Dita De Boni, guest columnist - @KeepingMum
OPINION: On a day in 1975, 25,000 Icelandic women walked onto the streets to protest the gender wage gap and other inequalities in the workplace and at home.
In 2010, they did it again, walking off the job one day at 2.25pm, the time of each day at which men started earning a premium to their female colleagues.
These actions may seem extreme, especially as Iceland has topped the World Economic Forum's Global Gender Gap rankings for many years. Iceland, along with Finland, Norway, Sweden and Denmark, have, in fact, closed more than 80 percent of the gender gap across the economy and politics for their women.
But it's telling that even Iceland, the best performer, has not entirely closed the gender gap at work. No country has. Across nations, across industries, across companies and across all levels of motivation, unfair and unexplained pay inequities still exist.
Which is why today's news that shows a sizable gap between men and women across New Zealand's public service - ranging between 1 percent in some departments to 39 percent in others - is no surprise, but still disappointing.
More disappointing yet is the number of people who seem to accept that women, because of their home duties - their desire to have children, or their willingness to take time off to care for parents and other dependents - will necessarily lose money and their foothold on the work ladder; that they'll bargain for less, be paid less, and will actually drag down the earning potential of entire industries (such as senior care).
It's as if living the normal life of a human being has no place in the unforgiving marketplace for human capital we've created.
New Zealand ranks 10th on the World Economic Forum's Global Gender Gap ranking. But before we pat ourselves on the back too vigorously for being 'not that bad', let's note Nicaragua, Rwanda and the Philippines sit above us on the list. The ranking is based on progress, and those countries have governments that recognize a problem exists and are actively working to fix it.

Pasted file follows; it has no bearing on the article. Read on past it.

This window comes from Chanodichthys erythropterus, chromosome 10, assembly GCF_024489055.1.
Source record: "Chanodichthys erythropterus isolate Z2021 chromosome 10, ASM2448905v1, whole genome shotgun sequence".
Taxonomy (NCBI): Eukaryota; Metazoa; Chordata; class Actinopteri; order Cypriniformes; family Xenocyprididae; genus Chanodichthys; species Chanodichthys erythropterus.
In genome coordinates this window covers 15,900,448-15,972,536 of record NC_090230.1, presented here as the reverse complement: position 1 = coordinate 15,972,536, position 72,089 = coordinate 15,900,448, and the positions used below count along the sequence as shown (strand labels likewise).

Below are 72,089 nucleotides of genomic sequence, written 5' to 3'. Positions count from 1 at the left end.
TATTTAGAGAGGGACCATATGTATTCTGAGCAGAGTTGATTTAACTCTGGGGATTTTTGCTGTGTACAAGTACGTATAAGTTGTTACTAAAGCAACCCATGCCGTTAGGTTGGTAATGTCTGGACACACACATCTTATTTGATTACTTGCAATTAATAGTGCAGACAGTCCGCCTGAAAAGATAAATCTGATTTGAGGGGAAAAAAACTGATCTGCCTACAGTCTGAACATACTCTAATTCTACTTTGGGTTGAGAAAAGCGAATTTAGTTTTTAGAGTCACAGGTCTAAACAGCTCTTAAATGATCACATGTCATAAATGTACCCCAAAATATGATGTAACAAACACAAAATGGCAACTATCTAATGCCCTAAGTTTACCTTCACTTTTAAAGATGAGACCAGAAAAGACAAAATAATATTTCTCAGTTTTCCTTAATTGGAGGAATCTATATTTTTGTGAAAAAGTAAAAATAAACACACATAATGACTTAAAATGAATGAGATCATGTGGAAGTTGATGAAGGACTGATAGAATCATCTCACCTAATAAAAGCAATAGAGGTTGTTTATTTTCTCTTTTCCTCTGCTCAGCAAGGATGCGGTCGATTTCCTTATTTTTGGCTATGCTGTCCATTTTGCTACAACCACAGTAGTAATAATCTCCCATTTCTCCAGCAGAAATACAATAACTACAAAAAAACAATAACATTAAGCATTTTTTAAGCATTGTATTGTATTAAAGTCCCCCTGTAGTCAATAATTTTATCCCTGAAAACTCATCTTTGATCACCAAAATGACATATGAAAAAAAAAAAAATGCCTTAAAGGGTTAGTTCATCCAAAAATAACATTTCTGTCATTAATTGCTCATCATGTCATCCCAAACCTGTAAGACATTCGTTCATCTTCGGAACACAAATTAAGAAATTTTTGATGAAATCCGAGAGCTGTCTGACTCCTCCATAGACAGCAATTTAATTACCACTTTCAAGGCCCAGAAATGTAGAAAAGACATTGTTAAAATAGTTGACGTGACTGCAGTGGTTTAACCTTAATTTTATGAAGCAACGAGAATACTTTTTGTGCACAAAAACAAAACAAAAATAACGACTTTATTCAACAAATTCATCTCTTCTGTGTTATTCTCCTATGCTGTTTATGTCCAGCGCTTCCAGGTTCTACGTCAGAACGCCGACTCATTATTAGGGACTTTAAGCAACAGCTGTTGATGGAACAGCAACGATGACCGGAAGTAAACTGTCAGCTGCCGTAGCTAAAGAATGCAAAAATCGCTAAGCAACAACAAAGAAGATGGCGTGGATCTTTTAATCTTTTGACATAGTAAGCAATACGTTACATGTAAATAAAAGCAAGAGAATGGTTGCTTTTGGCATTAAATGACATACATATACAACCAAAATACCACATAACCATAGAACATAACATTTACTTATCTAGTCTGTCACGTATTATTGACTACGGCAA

Ours seem more interested in changing the flag and persecuting beneficiaries.
They've also done things like scrap the Labour Department's Pay and Employment Equity unit in 2009 - an action that's surely led directly to today's dismal pay disparity figures. Across the board, where New Zealand women are making microscopic gains, the likely culprit is private firms pressed into action by their progressive and highly competitive global parent companies.
Countries that have got it right, including the Nords, simply ensure that families have every chance to incorporate a work life and a home life. They enforce rules that demand pay parity. They allow for collective bargaining, which has been shown to increase women's pay prospects, and they strip away the secrecy around pay, which allows people to have a better idea of how they're doing relative to others. It leads to gains for all, but particularly women.
New Zealand is a country with a modest population, working to secure a place in a global marketplace. Whether its in the private sphere or the public sphere, we need to retain our best and brightest.
Our best and brightest women, including some amazing talent in the increasingly challenging public sector, will not stick around if we continue to patronise them with a less than level playing field.